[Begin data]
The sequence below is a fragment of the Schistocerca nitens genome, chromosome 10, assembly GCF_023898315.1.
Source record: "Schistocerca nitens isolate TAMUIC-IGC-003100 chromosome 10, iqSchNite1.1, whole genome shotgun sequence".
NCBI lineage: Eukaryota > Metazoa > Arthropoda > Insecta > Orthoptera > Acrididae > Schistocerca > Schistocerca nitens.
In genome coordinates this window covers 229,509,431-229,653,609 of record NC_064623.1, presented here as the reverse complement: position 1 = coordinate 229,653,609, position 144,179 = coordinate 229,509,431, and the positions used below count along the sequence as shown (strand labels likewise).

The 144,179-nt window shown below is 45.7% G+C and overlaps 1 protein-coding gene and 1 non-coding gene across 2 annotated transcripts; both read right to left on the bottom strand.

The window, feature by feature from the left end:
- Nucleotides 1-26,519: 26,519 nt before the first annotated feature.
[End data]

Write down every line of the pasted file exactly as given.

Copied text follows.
The sequence below is a fragment of the Schistocerca nitens genome, chromosome 10, assembly GCF_023898315.1.
Source record: "Schistocerca nitens isolate TAMUIC-IGC-003100 chromosome 10, iqSchNite1.1, whole genome shotgun sequence".
NCBI lineage: Eukaryota > Metazoa > Arthropoda > Insecta > Orthoptera > Acrididae > Schistocerca > Schistocerca nitens.
In genome coordinates this window covers 229,509,431-229,653,609 of record NC_064623.1, presented here as the reverse complement: position 1 = coordinate 229,653,609, position 144,179 = coordinate 229,509,431, and the positions used below count along the sequence as shown (strand labels likewise).

The 144,179-nt window shown below is 45.7% G+C and overlaps 1 protein-coding gene and 1 non-coding gene across 2 annotated transcripts; both read right to left on the bottom strand.

The window, feature by feature from the left end:
- Nucleotides 1-26,519: 26,519 nt before the first annotated feature.